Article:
Perspectives on the Uniform Commercial Code

Second Edition

by Douglas E. Litowitz

Tags: Business/Finance Law, Commercial Law

188 pp $28.00

ISBN 978-1-59460-438-6

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Now published in a revised second edition, Perspectives on the Uniform Commercial Code remains the sole anthology of seminal readings on the history, jurisprudence, personalities, controversies, and current scholarship on the Uniform Commercial Code (UCC). Intended as a supplemental teaching tool for law school courses on commercial law, this anthology is designed to pique the interests of law students by presenting the UCC as a living, experimental text with economic and political dimensions. The format — short and focused excerpts followed by a single discussion question — is specifically designed to hold students' attention and to generate classroom discussion.

The anthology begins with a useful introduction to the UCC, and then provides key readings on the history and drafting of the UCC, including selections from its principal drafters and its critics. The anthology has separate chapters on such topics as: how the UCC was enacted; the personality and vision of Karl Llewellyn; the jurisprudence of the UCC; how to interpret the official text and comments; debates surrounding the federalization of commercial law; whether the amendment process is flawed; the limits of property and commoditization; and a look at cutting-edge scholarship on the UCC.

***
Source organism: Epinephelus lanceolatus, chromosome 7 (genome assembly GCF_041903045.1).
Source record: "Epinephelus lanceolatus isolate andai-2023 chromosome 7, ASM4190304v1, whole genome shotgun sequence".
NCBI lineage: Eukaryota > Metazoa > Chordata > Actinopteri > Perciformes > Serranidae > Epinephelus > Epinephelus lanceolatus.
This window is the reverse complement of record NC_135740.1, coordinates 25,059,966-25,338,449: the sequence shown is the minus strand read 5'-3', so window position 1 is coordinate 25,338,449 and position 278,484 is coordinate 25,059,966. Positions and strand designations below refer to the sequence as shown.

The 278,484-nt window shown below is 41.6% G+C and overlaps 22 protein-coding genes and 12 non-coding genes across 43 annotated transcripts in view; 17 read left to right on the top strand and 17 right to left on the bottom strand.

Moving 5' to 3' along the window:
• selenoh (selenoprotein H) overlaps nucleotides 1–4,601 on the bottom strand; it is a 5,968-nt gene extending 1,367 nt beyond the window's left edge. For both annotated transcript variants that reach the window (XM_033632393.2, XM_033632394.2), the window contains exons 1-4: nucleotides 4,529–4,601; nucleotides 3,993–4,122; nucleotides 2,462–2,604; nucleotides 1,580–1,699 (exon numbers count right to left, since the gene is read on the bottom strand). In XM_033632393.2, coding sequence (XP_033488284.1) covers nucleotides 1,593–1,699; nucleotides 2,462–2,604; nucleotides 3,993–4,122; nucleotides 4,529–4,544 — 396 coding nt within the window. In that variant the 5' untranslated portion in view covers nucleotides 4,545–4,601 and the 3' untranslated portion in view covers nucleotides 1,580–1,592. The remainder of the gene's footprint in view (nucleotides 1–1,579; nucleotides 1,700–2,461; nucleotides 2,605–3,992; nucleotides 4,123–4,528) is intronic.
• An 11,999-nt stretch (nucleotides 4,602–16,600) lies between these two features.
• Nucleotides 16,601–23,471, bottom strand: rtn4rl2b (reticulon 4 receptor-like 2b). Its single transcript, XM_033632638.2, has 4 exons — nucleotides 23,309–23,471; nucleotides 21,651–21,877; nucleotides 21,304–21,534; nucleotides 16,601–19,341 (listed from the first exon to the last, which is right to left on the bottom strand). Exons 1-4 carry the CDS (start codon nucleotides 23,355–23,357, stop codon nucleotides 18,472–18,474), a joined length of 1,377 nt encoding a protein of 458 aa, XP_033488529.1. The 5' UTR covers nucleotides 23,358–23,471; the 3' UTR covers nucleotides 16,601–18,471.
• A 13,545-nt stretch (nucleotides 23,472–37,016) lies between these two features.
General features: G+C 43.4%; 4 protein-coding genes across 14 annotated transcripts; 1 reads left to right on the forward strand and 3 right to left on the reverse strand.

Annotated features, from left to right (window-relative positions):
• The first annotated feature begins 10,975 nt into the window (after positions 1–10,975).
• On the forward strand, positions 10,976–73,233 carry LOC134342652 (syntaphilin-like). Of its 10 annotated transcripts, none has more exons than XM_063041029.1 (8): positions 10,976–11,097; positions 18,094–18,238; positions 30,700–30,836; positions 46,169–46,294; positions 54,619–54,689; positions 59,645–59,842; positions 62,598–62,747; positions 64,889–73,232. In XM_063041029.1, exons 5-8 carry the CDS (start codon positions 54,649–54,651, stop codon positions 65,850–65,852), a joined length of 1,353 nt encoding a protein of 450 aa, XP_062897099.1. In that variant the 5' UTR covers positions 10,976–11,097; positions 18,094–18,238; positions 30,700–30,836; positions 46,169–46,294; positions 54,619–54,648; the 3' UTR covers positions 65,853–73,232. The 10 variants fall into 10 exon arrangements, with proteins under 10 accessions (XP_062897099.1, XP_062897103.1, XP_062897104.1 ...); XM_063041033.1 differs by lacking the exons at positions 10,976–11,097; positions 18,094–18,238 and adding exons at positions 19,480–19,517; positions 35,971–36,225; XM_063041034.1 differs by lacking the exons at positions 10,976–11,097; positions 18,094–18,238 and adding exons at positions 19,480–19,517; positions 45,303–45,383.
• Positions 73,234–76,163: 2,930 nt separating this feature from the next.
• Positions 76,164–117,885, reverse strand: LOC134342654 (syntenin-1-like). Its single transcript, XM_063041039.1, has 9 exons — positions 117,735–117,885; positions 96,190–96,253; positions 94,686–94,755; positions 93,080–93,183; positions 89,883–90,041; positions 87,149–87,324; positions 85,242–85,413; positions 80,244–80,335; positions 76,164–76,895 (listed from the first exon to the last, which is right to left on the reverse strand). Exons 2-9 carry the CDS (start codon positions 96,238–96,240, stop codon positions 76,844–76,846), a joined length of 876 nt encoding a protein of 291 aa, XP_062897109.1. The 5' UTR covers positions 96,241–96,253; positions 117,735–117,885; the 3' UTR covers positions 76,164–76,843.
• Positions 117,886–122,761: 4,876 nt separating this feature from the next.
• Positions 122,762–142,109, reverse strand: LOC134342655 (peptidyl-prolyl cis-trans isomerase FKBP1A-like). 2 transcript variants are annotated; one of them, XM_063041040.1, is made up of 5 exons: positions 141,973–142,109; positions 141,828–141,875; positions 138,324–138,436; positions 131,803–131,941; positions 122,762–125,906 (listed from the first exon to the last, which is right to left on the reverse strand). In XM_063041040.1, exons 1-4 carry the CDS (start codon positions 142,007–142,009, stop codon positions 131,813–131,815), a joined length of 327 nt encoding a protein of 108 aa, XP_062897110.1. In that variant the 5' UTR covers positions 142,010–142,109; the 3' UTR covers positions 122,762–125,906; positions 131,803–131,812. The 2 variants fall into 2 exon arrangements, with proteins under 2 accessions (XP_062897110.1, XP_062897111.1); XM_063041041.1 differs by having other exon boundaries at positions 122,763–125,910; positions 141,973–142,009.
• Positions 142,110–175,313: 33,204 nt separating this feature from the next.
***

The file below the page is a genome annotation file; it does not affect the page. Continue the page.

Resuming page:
Students and professors alike will find the anthology a wonderful complement to the standard materials assigned in commercial law classes.

"Carolina Academic Press should be congratulated for producing this wonderful volume. This is a winner!" — Bimonthly Review of Law Books, Nov/Dec 2002, on the first edition
"These readings offer student readers a variety of lenses through which to understand the UCC, not as a dogmatic recitation of the dictates of commercial law, but rather as a contestable, socially constructed set of rules about which arguments can be made and from which alternative commercial worlds might be created." — Harvard Law Review